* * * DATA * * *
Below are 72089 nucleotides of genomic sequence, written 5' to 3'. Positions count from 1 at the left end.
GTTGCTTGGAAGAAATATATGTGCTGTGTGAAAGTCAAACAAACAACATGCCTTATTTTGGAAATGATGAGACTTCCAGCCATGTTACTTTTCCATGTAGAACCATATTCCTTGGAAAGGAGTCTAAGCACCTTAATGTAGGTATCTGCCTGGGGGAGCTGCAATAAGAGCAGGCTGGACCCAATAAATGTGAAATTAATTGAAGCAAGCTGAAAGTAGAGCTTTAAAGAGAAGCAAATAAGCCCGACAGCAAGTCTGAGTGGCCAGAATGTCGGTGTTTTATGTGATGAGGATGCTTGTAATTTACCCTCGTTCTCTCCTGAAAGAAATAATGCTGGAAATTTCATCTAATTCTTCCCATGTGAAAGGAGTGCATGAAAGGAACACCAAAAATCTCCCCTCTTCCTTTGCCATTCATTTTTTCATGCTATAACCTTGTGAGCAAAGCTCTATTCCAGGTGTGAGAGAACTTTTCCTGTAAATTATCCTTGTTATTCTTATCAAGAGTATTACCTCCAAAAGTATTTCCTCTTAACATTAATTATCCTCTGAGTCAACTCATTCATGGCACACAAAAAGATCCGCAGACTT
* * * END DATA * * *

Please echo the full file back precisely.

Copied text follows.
Below are 72089 nucleotides of genomic sequence, written 5' to 3'. Positions count from 1 at the left end.
GTTGCTTGGAAGAAATATATGTGCTGTGTGAAAGTCAAACAAACAACATGCCTTATTTTGGAAATGATGAGACTTCCAGCCATGTTACTTTTCCATGTAGAACCATATTCCTTGGAAAGGAGTCTAAGCACCTTAATGTAGGTATCTGCCTGGGGGAGCTGCAATAAGAGCAGGCTGGACCCAATAAATGTGAAATTAATTGAAGCAAGCTGAAAGTAGAGCTTTAAAGAGAAGCAAATAAGCCCGACAGCAAGTCTGAGTGGCCAGAATGTCGGTGTTTTATGTGATGAGGATGCTTGTAATTTACCCTCGTTCTCTCCTGAAAGAAATAATGCTGGAAATTTCATCTAATTCTTCCCATGTGAAAGGAGTGCATGAAAGGAACACCAAAAATCTCCCCTCTTCCTTTGCCATTCATTTTTTCATGCTATAACCTTGTGAGCAAAGCTCTATTCCAGGTGTGAGAGAACTTTTCCTGTAAATTATCCTTGTTATTCTTATCAAGAGTATTACCTCCAAAAGTATTTCCTCTTAACATTAATTATCCTCTGAGTCAACTCATTCATGGCACACAAAAAGATCCGCAGACTT